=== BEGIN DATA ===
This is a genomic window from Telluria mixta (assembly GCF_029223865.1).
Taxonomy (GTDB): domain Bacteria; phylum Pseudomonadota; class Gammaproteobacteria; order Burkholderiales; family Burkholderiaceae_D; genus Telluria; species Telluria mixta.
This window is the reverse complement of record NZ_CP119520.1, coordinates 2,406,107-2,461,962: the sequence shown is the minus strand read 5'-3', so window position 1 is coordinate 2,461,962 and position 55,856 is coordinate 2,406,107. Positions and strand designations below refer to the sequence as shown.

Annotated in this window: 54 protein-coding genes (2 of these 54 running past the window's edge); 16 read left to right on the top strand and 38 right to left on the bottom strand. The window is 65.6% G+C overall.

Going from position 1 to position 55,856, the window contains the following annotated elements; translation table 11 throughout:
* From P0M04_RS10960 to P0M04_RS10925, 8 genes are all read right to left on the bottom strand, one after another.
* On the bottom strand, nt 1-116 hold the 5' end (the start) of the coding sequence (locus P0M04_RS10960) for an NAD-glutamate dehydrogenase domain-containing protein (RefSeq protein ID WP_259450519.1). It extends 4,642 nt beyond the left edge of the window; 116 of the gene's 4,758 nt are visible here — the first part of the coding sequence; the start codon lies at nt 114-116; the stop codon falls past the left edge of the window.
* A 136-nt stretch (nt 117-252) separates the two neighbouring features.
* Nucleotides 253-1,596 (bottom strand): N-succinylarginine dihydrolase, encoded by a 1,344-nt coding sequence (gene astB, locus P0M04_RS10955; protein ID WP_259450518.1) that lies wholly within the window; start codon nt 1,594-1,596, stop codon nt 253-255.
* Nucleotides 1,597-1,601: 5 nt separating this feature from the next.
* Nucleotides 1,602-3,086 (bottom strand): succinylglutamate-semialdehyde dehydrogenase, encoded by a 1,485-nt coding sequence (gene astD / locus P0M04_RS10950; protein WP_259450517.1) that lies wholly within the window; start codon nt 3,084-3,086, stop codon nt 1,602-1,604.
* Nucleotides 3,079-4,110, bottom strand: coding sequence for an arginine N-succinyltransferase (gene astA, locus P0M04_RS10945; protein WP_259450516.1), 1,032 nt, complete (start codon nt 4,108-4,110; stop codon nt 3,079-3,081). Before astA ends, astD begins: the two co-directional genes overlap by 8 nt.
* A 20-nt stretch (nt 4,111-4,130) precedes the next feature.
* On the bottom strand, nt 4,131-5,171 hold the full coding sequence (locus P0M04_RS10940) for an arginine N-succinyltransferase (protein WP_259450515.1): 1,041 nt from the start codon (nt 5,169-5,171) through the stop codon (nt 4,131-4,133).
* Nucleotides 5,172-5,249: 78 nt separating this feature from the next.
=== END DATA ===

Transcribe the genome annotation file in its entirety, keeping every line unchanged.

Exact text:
This is a genomic window from Telluria mixta (assembly GCF_029223865.1).
Taxonomy (GTDB): domain Bacteria; phylum Pseudomonadota; class Gammaproteobacteria; order Burkholderiales; family Burkholderiaceae_D; genus Telluria; species Telluria mixta.
This window is the reverse complement of record NZ_CP119520.1, coordinates 2,406,107-2,461,962: the sequence shown is the minus strand read 5'-3', so window position 1 is coordinate 2,461,962 and position 55,856 is coordinate 2,406,107. Positions and strand designations below refer to the sequence as shown.

Annotated in this window: 54 protein-coding genes (2 of these 54 running past the window's edge); 16 read left to right on the top strand and 38 right to left on the bottom strand. The window is 65.6% G+C overall.

Going from position 1 to position 55,856, the window contains the following annotated elements; translation table 11 throughout:
* From P0M04_RS10960 to P0M04_RS10925, 8 genes are all read right to left on the bottom strand, one after another.
* On the bottom strand, nt 1-116 hold the 5' end (the start) of the coding sequence (locus P0M04_RS10960) for an NAD-glutamate dehydrogenase domain-containing protein (RefSeq protein ID WP_259450519.1). It extends 4,642 nt beyond the left edge of the window; 116 of the gene's 4,758 nt are visible here — the first part of the coding sequence; the start codon lies at nt 114-116; the stop codon falls past the left edge of the window.
* A 136-nt stretch (nt 117-252) separates the two neighbouring features.
* Nucleotides 253-1,596 (bottom strand): N-succinylarginine dihydrolase, encoded by a 1,344-nt coding sequence (gene astB, locus P0M04_RS10955; protein ID WP_259450518.1) that lies wholly within the window; start codon nt 1,594-1,596, stop codon nt 253-255.
* Nucleotides 1,597-1,601: 5 nt separating this feature from the next.
* Nucleotides 1,602-3,086 (bottom strand): succinylglutamate-semialdehyde dehydrogenase, encoded by a 1,485-nt coding sequence (gene astD / locus P0M04_RS10950; protein WP_259450517.1) that lies wholly within the window; start codon nt 3,084-3,086, stop codon nt 1,602-1,604.
* Nucleotides 3,079-4,110, bottom strand: coding sequence for an arginine N-succinyltransferase (gene astA, locus P0M04_RS10945; protein WP_259450516.1), 1,032 nt, complete (start codon nt 4,108-4,110; stop codon nt 3,079-3,081). Before astA ends, astD begins: the two co-directional genes overlap by 8 nt.
* A 20-nt stretch (nt 4,111-4,130) precedes the next feature.
* On the bottom strand, nt 4,131-5,171 hold the full coding sequence (locus P0M04_RS10940) for an arginine N-succinyltransferase (protein WP_259450515.1): 1,041 nt from the start codon (nt 5,169-5,171) through the stop codon (nt 4,131-4,133).
* Nucleotides 5,172-5,249: 78 nt separating this feature from the next.